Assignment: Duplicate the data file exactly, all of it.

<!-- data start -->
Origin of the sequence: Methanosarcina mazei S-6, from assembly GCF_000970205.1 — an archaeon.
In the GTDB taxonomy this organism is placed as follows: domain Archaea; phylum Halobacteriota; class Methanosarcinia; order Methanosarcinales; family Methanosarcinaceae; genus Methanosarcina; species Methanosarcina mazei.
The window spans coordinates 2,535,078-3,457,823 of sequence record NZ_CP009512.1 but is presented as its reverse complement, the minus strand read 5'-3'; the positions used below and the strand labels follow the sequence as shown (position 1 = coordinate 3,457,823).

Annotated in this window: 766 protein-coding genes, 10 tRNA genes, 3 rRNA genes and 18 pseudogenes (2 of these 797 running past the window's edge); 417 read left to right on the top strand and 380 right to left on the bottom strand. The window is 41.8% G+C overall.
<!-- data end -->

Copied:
Origin of the sequence: Methanosarcina mazei S-6, from assembly GCF_000970205.1 — an archaeon.
In the GTDB taxonomy this organism is placed as follows: domain Archaea; phylum Halobacteriota; class Methanosarcinia; order Methanosarcinales; family Methanosarcinaceae; genus Methanosarcina; species Methanosarcina mazei.
The window spans coordinates 2,535,078-3,457,823 of sequence record NZ_CP009512.1 but is presented as its reverse complement, the minus strand read 5'-3'; the positions used below and the strand labels follow the sequence as shown (position 1 = coordinate 3,457,823).

Annotated in this window: 766 protein-coding genes, 10 tRNA genes, 3 rRNA genes and 18 pseudogenes (2 of these 797 running past the window's edge); 417 read left to right on the top strand and 380 right to left on the bottom strand. The window is 41.8% G+C overall.